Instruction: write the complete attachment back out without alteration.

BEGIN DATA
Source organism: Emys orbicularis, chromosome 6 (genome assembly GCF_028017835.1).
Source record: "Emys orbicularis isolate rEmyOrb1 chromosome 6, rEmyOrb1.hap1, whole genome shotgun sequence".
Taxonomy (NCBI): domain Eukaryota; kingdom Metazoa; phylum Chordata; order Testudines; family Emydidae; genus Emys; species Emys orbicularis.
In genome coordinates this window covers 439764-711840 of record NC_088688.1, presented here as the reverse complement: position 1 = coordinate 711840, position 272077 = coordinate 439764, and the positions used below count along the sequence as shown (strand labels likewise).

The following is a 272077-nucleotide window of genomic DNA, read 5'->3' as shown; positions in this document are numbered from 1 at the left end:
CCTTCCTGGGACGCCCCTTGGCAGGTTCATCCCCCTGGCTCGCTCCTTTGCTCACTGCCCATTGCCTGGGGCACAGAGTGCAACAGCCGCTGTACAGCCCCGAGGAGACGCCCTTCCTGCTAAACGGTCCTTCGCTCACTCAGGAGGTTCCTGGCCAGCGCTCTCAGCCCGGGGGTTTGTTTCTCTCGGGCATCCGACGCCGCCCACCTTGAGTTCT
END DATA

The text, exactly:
Source organism: Emys orbicularis, chromosome 6 (genome assembly GCF_028017835.1).
Source record: "Emys orbicularis isolate rEmyOrb1 chromosome 6, rEmyOrb1.hap1, whole genome shotgun sequence".
Taxonomy (NCBI): domain Eukaryota; kingdom Metazoa; phylum Chordata; order Testudines; family Emydidae; genus Emys; species Emys orbicularis.
In genome coordinates this window covers 439764-711840 of record NC_088688.1, presented here as the reverse complement: position 1 = coordinate 711840, position 272077 = coordinate 439764, and the positions used below count along the sequence as shown (strand labels likewise).

The following is a 272077-nucleotide window of genomic DNA, read 5'->3' as shown; positions in this document are numbered from 1 at the left end:
CCTTCCTGGGACGCCCCTTGGCAGGTTCATCCCCCTGGCTCGCTCCTTTGCTCACTGCCCATTGCCTGGGGCACAGAGTGCAACAGCCGCTGTACAGCCCCGAGGAGACGCCCTTCCTGCTAAACGGTCCTTCGCTCACTCAGGAGGTTCCTGGCCAGCGCTCTCAGCCCGGGGGTTTGTTTCTCTCGGGCATCCGACGCCGCCCACCTTGAGTTCT